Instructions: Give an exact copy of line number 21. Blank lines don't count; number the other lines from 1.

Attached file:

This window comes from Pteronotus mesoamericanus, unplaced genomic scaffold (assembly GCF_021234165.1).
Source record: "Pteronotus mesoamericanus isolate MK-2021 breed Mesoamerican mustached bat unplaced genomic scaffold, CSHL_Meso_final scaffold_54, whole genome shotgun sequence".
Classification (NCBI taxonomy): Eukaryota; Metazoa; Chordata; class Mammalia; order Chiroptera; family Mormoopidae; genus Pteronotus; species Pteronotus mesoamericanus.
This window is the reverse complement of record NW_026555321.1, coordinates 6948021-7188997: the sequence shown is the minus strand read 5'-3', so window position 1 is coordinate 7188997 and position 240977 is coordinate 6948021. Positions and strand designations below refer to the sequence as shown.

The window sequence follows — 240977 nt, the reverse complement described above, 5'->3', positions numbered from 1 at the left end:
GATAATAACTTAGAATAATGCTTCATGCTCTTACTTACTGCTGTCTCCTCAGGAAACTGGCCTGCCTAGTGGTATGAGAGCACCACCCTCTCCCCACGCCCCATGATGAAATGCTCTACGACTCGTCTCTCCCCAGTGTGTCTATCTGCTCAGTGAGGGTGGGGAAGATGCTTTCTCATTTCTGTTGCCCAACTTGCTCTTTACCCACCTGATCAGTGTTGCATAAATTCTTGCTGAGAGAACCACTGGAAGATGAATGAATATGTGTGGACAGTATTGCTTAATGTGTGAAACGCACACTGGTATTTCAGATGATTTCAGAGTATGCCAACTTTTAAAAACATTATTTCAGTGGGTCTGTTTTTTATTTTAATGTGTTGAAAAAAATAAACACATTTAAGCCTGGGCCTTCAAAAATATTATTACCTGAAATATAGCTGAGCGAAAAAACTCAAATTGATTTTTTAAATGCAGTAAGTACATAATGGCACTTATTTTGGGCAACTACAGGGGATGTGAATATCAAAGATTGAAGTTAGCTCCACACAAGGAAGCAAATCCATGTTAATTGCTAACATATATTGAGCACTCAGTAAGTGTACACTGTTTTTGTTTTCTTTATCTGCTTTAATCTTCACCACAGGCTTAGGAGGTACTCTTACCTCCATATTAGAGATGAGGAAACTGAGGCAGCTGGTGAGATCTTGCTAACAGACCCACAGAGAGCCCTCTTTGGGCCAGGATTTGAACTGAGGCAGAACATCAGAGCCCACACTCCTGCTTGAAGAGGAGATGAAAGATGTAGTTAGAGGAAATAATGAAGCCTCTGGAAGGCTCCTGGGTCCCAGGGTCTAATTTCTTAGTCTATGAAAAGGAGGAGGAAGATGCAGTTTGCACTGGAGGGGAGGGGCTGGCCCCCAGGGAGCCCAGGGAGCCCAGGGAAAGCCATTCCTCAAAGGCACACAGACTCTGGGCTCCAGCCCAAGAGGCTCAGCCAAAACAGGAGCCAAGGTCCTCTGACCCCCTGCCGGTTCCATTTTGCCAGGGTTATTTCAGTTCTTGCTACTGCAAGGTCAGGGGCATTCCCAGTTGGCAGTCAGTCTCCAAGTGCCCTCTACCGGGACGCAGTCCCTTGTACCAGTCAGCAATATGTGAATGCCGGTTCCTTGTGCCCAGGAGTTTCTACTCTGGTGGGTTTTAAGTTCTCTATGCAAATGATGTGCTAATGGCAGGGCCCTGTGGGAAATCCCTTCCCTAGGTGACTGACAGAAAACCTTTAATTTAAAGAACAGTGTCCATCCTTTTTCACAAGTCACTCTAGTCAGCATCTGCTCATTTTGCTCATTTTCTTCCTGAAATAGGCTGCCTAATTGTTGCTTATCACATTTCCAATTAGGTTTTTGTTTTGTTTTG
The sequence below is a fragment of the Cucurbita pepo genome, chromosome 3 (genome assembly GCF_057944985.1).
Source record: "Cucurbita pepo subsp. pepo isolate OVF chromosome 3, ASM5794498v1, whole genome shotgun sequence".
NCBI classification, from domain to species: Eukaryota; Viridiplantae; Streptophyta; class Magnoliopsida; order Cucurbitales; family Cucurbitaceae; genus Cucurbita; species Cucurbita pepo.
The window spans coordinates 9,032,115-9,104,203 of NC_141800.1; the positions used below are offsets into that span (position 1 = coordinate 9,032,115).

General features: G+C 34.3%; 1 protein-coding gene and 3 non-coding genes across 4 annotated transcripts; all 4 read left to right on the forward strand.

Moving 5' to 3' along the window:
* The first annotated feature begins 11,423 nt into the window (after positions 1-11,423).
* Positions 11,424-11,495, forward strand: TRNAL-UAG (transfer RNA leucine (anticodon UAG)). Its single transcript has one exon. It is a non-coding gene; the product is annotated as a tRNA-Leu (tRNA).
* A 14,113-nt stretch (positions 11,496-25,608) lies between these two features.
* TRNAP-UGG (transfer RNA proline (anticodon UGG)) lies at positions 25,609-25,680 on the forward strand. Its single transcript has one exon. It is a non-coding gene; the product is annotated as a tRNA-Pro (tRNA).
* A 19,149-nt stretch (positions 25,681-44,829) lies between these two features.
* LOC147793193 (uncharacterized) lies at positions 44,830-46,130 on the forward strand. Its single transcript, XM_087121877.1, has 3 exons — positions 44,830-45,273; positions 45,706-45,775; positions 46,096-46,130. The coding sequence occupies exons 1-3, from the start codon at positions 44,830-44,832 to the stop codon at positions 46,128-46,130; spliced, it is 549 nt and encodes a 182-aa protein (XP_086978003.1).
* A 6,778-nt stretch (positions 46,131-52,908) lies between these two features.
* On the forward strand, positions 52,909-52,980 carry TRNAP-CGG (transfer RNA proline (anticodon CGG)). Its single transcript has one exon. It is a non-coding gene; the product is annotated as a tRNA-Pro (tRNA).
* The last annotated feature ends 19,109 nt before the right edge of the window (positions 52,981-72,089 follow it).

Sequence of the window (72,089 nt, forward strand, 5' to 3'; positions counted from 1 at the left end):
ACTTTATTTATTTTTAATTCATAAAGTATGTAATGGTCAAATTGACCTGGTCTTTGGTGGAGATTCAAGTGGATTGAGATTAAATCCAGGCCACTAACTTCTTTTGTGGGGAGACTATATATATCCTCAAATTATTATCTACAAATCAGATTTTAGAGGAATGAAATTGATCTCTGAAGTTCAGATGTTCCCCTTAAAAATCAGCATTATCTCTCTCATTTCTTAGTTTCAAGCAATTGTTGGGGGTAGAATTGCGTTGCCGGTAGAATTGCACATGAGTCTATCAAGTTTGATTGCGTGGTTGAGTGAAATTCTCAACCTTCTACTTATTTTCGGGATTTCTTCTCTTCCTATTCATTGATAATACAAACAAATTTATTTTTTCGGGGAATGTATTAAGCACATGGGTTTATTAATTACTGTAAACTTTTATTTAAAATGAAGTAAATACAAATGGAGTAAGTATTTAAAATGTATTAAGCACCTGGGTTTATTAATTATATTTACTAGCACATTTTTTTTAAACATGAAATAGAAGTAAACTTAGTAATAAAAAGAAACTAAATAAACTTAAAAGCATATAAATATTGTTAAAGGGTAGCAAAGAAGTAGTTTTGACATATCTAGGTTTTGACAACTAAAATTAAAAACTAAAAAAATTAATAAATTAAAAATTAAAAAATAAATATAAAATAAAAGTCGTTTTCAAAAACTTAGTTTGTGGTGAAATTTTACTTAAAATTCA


* The last annotated feature ends 19,109 nt before the right edge of the window (positions 52,981-72,089 follow it).